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With: Michel Piccoli, Bulle Ogier, Ricardo Trêpa, Leonor Baldaque, Júlia Buisel
Written by: Manoel de Oliveira
Directed by: Manoel de Oliveira
MPAA Rating: Unrated
Language: French with English subtitles
Running Time: 70
Date: 09/08/2006
IMDB

Belle Toujours (2007)

3 1/2 Stars (out of 4)

Severine Up

By Jeffrey M. Anderson

The Portuguese director Manoel de Oliveira, 98 years old as of this writing, has pretty much earned the right to make any movie he feels like making. And so he sets his sights on a sort of sequel to Luis Bunuel's Belle de Jour (1967), and although it reunites two of the main characters from that masterpiece, it actually becomes more of a tribute or an epilogue.

In Belle de Jour, Severine (Catherine Deneuve) has secret, subversive passions that she can't explore with her husband (Jean Sorel). When the distasteful family friend Henri Husson (Michel Piccoli) suggests the address of a brothel, Severine decides to go to work there, but only during the day (hence her nickname, "Belle de Jour"). Later, Husson shows up at the brothel, placing Severine in a very uncomfortable position. Belle Toujours opens decades later at a classical music concert, where Husson is enjoying the music when he spots an older, but still beautiful Severine (now played by Bulle Ogier). He tries to follow her but loses her in a crowd. He discovers her whereabouts from a bartender and repeatedly tries to meet her at her hotel. When they finally converge, Oliveira shows the entire confrontation from a long shot, so as to keep their words private. The film concludes on a candlelit dinner, during which the past and the present collide mercilessly.

Running only 68 minutes, Belle Toujours is an often delicious but sometimes baffling experience. Oliveira spends a good deal of time in the bar, where Husson and a young barman (Ricardo Trepa) talk about the story of Belle de Jour. The dialogue repeats several ideas, about secrets, anonymity and confidence, even though it's not exactly clear why these are repeated or how it all ties in. Two prostitutes, a young one (Leonor Baldaque) and an old one (Julia Buisel) hang out at the bar, listening in on the conversation, as if to provide some kind of visual echo. Oliveira also pays tribute to the Surrealistic Bunuel with the sudden and dreamlike image of a rooster (also a symbol of Portugal). As for the performances, Piccoli recaptures the essence of his randy scoundrel from Bunuel's film, ordering several glasses of whisky and enjoying the pleasures of life with a secret smile, but Ogier -- who worked with Bunuel in The Discreet Charm of the Bourgeoisie -- comes across as rather sharp and unpleasant as Severine, not like the willowy Deneuve would have been (Deneuve has worked with Oliveira several times before, so it's not clear why she doesn't appear here). Overall, Belle Toujours gives the impression of a director being slightly naughty and playful, but in a thoughtful way.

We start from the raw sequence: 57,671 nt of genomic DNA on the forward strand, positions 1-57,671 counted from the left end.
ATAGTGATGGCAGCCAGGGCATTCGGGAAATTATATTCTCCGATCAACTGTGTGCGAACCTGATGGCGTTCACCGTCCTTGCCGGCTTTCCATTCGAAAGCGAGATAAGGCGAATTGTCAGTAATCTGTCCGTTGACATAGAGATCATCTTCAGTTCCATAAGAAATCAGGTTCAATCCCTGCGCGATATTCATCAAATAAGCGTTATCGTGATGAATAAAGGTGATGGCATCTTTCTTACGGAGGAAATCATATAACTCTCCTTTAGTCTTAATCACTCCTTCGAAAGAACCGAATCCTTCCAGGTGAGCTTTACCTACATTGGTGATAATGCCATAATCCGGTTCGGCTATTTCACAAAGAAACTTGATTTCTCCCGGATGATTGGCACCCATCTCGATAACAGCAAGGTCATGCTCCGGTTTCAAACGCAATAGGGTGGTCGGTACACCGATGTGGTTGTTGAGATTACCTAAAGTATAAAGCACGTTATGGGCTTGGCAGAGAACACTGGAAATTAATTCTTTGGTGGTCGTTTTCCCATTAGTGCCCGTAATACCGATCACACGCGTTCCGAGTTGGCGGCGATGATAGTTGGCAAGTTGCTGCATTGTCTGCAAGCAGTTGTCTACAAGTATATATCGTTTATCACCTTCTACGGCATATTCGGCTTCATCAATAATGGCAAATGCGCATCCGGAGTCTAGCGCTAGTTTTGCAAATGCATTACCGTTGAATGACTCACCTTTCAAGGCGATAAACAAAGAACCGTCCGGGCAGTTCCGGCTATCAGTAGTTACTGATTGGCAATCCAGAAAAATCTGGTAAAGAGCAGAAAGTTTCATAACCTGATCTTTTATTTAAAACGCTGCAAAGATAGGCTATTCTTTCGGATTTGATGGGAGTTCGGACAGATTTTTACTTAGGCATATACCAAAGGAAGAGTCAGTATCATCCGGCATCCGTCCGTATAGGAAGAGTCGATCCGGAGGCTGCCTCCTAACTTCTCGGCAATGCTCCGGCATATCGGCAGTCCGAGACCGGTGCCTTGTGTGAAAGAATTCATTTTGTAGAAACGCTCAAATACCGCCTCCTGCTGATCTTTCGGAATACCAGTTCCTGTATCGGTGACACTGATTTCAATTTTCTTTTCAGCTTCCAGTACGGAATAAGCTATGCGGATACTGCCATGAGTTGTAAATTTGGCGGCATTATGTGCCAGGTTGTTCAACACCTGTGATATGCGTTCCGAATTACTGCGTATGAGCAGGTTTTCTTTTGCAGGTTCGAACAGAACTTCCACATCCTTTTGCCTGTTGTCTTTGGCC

DVD Details: New Yorker Video released the essential 2008 DVD, and it comes with a most welcome, 20-minute Manoel de Oliveira interview (in French). The disc also includes interviews with actors Piccoli, Ogier and Trepa, as well as a trailer, a downloadable press kit, a liner notes essay and some great on-set stills featuring a still lively Oliveira at work.

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